California halts Pony.ai's driverless testing permit after accident

  • A California regulator on Monday said it has suspended a driverless testing permit for startup technology firm Pony.ai following an accident — the first time it has issued such a suspension.
  • On Oct. 28, a Pony.ai vehicle operating in autonomous mode hit a road center divider and a traffic sign in Fremont after turning right, showed the technology firm's accident report.
  • "We are cooperating with the California DMV and look forward to addressing and resolving any concerns they may have," Pony.ai said in a statement.

A California regulator on Monday said it has suspended a driverless testing permit for startup technology firm Pony.ai following an accident — the first time it has issued such a suspension.

On Oct. 28, a Pony.ai vehicle operating in autonomous mode hit a road center divider and a traffic sign in Fremont after turning right, showed the technology firm's accident report filed with the California Department of Motor Vehicles (DMV).

"There were no injuries and no other vehicles involved," the company, backed by Japan's Toyota Motor, said in the report.

Accidents during driverless testing are not uncommon. It was unclear what aspect of this incident prompted the suspension.

"On Nov. 19, the DMV notified Pony.ai that the department is suspending its driverless testing permit, effective immediately, following a reported solo collision in Fremont, California, on Oct. 28," the DMV said in a statement.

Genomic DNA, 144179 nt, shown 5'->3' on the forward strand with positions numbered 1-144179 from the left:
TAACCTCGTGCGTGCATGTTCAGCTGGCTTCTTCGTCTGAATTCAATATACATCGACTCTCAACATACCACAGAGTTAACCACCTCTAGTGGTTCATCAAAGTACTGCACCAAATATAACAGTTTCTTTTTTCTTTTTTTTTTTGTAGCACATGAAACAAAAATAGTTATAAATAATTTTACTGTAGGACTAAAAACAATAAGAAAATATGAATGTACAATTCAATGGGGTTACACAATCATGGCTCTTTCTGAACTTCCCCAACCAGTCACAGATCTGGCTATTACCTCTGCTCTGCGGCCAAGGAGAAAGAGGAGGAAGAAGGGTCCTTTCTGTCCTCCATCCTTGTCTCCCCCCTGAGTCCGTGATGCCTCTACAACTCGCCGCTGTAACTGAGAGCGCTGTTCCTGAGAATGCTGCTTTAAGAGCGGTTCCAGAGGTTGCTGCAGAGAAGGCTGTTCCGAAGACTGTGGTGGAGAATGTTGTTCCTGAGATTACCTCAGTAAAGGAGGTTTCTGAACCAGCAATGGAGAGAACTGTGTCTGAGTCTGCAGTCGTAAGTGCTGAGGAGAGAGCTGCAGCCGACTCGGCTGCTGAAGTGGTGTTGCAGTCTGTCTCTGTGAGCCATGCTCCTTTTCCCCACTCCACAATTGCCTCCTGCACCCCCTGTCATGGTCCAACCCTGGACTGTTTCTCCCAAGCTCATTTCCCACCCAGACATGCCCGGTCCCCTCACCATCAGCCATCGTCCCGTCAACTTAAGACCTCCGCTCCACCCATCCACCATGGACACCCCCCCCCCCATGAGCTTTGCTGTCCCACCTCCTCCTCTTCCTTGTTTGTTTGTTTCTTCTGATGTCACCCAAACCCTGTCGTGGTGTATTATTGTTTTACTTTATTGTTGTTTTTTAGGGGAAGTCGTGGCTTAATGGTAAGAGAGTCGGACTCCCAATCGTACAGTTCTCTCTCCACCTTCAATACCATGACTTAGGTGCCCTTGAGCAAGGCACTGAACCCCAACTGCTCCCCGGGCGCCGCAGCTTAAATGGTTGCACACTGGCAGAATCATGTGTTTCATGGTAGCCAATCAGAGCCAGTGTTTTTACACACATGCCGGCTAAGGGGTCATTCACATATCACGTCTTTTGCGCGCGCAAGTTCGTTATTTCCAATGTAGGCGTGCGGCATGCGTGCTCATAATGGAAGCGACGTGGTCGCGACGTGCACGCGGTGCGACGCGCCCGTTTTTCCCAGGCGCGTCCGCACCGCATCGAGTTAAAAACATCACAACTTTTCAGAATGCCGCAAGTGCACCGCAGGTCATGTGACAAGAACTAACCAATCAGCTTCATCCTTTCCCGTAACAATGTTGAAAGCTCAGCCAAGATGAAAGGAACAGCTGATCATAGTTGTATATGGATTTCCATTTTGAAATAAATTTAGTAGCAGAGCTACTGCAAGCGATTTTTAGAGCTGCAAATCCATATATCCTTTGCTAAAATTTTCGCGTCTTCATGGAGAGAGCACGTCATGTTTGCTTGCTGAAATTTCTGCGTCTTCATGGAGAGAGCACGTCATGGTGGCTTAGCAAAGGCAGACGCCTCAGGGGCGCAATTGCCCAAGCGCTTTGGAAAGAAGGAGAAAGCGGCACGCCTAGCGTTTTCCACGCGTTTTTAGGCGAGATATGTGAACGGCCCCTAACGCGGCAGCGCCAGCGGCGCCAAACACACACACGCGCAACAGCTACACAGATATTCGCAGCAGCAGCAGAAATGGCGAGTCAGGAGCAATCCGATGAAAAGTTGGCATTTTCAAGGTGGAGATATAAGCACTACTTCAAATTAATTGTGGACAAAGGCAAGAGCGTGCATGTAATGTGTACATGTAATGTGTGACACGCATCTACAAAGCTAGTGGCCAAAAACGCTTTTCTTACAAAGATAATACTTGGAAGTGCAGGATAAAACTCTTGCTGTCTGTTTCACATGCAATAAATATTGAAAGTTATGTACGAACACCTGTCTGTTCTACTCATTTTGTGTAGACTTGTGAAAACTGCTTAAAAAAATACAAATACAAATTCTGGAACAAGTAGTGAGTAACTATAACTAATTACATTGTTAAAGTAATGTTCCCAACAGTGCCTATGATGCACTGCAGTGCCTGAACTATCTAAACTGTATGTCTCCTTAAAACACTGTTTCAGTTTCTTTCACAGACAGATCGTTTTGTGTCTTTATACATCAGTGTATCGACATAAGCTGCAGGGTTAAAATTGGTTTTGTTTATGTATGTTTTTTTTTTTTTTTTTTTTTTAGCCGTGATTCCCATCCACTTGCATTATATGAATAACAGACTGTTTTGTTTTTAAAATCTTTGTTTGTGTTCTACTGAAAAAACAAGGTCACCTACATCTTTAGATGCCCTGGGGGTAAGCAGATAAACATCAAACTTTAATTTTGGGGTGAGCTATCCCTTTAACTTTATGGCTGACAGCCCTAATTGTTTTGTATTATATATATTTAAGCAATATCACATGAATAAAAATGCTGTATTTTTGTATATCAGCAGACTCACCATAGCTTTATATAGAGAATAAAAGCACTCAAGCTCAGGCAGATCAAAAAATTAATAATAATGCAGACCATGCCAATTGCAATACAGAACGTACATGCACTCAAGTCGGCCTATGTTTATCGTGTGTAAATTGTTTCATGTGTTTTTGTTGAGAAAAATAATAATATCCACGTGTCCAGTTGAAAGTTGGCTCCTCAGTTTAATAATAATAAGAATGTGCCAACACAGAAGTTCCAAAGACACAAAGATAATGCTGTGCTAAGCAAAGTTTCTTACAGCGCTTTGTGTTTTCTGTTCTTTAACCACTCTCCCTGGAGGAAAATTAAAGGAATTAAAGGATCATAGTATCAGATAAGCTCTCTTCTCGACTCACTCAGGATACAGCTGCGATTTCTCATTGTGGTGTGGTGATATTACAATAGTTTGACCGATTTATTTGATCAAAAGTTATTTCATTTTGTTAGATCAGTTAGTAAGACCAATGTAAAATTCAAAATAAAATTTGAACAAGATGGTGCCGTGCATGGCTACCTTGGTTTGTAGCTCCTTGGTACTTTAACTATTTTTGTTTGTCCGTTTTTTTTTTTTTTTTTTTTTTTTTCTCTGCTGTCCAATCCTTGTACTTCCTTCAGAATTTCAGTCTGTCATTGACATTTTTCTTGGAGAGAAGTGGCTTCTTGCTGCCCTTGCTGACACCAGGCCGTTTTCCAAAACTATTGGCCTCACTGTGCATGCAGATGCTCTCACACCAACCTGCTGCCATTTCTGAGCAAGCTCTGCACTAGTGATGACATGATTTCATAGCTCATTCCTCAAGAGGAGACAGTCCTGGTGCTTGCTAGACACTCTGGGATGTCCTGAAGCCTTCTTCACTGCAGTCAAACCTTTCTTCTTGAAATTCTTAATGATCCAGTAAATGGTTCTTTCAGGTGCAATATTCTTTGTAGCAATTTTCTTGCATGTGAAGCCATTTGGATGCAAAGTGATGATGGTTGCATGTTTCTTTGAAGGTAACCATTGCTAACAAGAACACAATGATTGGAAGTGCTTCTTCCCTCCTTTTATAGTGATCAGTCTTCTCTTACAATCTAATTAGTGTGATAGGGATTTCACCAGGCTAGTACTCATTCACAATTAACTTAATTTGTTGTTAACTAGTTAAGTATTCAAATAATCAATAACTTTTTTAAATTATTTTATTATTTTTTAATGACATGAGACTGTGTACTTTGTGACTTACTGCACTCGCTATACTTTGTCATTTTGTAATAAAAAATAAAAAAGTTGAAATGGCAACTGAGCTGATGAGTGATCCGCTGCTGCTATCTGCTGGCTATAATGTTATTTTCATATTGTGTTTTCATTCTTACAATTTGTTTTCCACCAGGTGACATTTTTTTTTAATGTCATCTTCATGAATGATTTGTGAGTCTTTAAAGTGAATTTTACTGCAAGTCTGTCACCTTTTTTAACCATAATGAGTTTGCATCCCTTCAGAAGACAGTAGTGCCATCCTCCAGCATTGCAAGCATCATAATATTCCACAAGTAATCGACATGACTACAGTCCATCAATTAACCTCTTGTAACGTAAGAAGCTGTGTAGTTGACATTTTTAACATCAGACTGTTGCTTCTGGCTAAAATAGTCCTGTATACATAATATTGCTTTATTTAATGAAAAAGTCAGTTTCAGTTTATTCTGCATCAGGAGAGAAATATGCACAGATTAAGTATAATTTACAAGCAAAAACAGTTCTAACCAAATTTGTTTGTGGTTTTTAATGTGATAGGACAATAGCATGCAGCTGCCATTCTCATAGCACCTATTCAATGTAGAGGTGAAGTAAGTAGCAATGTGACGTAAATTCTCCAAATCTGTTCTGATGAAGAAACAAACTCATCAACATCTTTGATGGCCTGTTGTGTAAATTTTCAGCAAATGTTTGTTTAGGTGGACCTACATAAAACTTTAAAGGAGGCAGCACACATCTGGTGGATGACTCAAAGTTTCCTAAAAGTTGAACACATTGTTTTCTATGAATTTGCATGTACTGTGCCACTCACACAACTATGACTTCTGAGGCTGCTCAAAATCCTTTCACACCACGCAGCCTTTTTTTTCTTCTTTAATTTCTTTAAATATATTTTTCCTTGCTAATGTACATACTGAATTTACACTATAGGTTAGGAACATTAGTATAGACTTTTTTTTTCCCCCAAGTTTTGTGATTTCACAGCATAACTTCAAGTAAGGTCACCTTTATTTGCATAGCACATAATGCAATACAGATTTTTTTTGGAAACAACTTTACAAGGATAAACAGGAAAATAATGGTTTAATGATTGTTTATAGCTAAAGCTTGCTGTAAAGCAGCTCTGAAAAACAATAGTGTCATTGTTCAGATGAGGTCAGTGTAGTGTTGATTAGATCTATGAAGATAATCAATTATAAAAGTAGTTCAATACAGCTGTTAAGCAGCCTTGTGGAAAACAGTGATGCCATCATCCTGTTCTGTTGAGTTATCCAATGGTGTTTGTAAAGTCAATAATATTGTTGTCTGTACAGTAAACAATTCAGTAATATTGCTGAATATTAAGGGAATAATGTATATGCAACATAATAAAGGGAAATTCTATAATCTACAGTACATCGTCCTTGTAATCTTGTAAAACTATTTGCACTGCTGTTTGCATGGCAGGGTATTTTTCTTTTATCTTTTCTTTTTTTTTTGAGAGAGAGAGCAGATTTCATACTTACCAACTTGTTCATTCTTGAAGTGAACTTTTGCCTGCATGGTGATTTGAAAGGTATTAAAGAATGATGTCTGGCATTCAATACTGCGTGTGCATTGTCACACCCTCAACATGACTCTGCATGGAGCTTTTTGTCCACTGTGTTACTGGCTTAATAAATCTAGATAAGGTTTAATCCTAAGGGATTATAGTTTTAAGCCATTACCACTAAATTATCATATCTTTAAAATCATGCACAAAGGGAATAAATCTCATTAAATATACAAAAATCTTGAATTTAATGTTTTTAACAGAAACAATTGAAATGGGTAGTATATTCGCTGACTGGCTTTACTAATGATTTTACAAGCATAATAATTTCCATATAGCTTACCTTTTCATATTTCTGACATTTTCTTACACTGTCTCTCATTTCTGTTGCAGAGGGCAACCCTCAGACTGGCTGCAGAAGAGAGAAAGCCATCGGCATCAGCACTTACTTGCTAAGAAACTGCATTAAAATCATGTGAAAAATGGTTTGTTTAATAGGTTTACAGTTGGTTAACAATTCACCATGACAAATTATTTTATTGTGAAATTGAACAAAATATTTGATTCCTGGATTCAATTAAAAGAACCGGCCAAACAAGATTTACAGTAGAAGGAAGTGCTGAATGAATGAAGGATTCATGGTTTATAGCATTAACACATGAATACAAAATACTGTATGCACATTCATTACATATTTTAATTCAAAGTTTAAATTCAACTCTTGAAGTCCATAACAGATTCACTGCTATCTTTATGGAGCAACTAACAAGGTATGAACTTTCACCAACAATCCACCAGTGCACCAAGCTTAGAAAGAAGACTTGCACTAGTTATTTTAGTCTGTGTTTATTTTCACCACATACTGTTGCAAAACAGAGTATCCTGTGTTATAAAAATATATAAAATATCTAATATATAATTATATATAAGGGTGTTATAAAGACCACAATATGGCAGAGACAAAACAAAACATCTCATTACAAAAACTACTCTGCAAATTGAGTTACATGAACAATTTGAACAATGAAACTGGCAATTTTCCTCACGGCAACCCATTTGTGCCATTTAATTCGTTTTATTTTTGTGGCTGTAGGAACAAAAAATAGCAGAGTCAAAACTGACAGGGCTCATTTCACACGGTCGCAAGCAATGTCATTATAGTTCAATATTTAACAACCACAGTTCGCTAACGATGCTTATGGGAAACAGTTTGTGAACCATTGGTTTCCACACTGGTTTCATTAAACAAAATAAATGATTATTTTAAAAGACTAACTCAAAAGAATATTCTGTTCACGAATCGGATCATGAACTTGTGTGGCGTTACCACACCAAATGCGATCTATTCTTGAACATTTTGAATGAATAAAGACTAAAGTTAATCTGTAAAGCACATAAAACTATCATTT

The regulator said Pony.ai has 10 Hyundai Motor Kona electric vehicles registered under its driverless testing permit, and that the suspension does not impact Pony.ai's permit for testing with a safety driver.

The suspension comes only six months after Pony.ai became the eighth company to receive a driverless testing permit in California, joining the likes of Alphabet unit Waymo as well as Cruise, backed by General Motors.

"We are cooperating with the California DMV and look forward to addressing and resolving any concerns they may have," Pony.ai said in a statement. Safety is the "foundation" of its autonomous vehicle technology, the firm said.

"The majority of Pony.ai's testing has been, and will continue to be in the near-term, drivered autonomous testing," said the company, which operates in the United States and China.

Pony.ai earlier this year suspended plans for a New York stock listing, sources told Reuters. The firm could not gain assurances from Chinese authorities that it would not become a target of increased regulatory action against Chinese technology companies over management and use of user data, sources said. 

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